East Sussex Overview
- Downlands and shingly shores
- Coast life
- Tea shops and flip-flops
The East Sussex coast has always attracted crowds; in the height of summer, you may have to fight your way onto the beaches, just as the Romans and Normans once did.
Despite its perennial bucket‑and‑spade appeal, the region – which for former resident Rudyard Kipling was ‘beloved over all’ – is also a realm of chalky downlands and tranquil villages, ideal for long walks followed by a congratulatory visit to a cosy country pub. The softness of the landscape is reflected in the quiet cobblestone charm of mediaeval market towns such as Rye, and in the creamy Regency façades and Victorian pleasure pursuits of Brighton. It’s not all chocolate‑box quaintness though; Sussex’s proximity to the capital also gives the county a sharper, cultivated edge. Brighton in particular has a wealth of restaurants, clubs and cultural events worthy of its popularity with weekending urbanites.
Essentially East Sussex
Neighbouring Kent may be top of the hops, but this county produces more than 60 excellent varieties of beer – so you’ll need to be selective. Harveys in Lewes is the oldest brewery in the region, and is still the big local favourite. Try before you buy at its Brewery Shop on Cliffe High Street (www.harveys.org.uk), or do your sampling in one of the area’s plentiful pubs.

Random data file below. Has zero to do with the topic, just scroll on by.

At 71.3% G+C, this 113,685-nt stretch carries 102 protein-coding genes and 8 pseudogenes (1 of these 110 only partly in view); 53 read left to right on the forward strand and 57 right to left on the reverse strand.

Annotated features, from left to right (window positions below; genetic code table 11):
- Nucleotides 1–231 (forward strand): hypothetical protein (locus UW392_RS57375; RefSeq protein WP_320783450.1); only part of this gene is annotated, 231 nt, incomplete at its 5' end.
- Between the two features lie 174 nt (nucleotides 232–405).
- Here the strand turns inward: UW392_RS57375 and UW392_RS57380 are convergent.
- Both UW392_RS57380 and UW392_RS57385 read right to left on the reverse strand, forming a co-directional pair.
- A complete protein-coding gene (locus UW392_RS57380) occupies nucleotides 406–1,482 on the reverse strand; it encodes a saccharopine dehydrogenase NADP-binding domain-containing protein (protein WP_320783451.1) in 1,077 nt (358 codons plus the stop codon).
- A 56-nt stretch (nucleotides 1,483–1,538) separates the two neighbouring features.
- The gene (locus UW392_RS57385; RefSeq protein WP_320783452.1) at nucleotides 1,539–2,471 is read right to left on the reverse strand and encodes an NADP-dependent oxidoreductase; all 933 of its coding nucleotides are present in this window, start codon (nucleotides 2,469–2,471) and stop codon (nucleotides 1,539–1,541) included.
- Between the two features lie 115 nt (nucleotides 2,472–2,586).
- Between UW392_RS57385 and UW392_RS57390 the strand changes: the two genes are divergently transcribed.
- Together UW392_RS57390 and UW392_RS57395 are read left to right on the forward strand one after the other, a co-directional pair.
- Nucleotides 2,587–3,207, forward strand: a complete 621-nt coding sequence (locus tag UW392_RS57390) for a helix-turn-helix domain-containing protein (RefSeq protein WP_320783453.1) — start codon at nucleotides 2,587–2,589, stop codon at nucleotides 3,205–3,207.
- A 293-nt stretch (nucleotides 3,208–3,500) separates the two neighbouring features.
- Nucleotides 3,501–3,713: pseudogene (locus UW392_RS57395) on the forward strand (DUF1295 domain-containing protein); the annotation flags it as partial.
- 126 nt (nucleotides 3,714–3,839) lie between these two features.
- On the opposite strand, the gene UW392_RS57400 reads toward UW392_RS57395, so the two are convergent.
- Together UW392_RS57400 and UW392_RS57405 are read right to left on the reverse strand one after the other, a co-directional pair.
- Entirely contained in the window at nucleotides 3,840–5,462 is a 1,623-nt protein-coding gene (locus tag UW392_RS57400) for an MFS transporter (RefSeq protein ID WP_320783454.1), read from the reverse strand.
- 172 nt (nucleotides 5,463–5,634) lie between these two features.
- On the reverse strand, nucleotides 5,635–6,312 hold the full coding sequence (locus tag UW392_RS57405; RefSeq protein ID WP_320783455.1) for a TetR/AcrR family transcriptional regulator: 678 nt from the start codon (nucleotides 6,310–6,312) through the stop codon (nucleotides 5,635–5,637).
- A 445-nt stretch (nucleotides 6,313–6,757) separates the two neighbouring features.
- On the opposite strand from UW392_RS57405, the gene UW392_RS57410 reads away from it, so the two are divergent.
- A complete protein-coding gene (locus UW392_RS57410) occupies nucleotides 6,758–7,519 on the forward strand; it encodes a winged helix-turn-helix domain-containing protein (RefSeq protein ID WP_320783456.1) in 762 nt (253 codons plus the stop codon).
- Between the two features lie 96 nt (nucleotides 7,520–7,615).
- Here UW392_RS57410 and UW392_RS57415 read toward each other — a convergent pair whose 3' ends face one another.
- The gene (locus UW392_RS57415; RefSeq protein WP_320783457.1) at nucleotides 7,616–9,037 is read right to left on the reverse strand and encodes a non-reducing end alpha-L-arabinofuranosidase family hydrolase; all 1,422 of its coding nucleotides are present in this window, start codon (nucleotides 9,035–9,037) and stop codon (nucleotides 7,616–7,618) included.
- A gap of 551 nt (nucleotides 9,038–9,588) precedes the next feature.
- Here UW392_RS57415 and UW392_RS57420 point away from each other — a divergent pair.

- Hail one of Brighton’s fleet of blue-and-white hackney cabs on the street, go to a rank, or ring Streamline Taxis (+44 (0)1273 202020). In smaller towns, it’s minicabs only; in Rye, try Taxi-Time (+44 (0)1797 224016).
- Tipping culture
- 10 or 15 per cent is standard, but many restaurants now add a discretionary 12.5 per cent to the bill, so be careful not to tip twice.
- Packing tips
- Most beaches are pebbly, so if you do like to be beside the seaside, bring some scuffable footwear and something to sit on – unless you want a permanently dimpled bottom.
- Recommended reads
- Enjoy a seedy summer of sin in Graham Greene’s 1930s thriller Brighton Rock; classic historical satire in 1066 and All That by WC Sellar and RJ Yeatman; and descriptions of the Sussex landscape in Rudyard Kipling’s The Five Nations.
- Regional specialities
- The region offers more besides seaside sticks of rock and candyfloss: Rye is celebrated for its seafood, especially its scallops, and pure-bred Romney Marsh mutton is considered a delicacy. Also seek out cured meats and fish from the Weald Smokery; regional honey; and organic sausages from Boathouse Farm – you can pick them all up at Russells (01273 776789), a farm shop and deli in Hove. Sussex also produces some surprisingly good wines, including Loire-style whites from – don’t snigger – Breaky Bottom vineyard (www.breakybottom.co.uk).
- Pound sterling.
- Time zone
- Dialling codes
- Country code for the UK: 44. Brighton: (0)1273; Rye: (0)1797.
- Do go/don't go
- Britain is an unpredictable blighter for weather, so don’t let that dictate when you go. In summer, the coast can get crowded, so go midweek if you want quiet romance.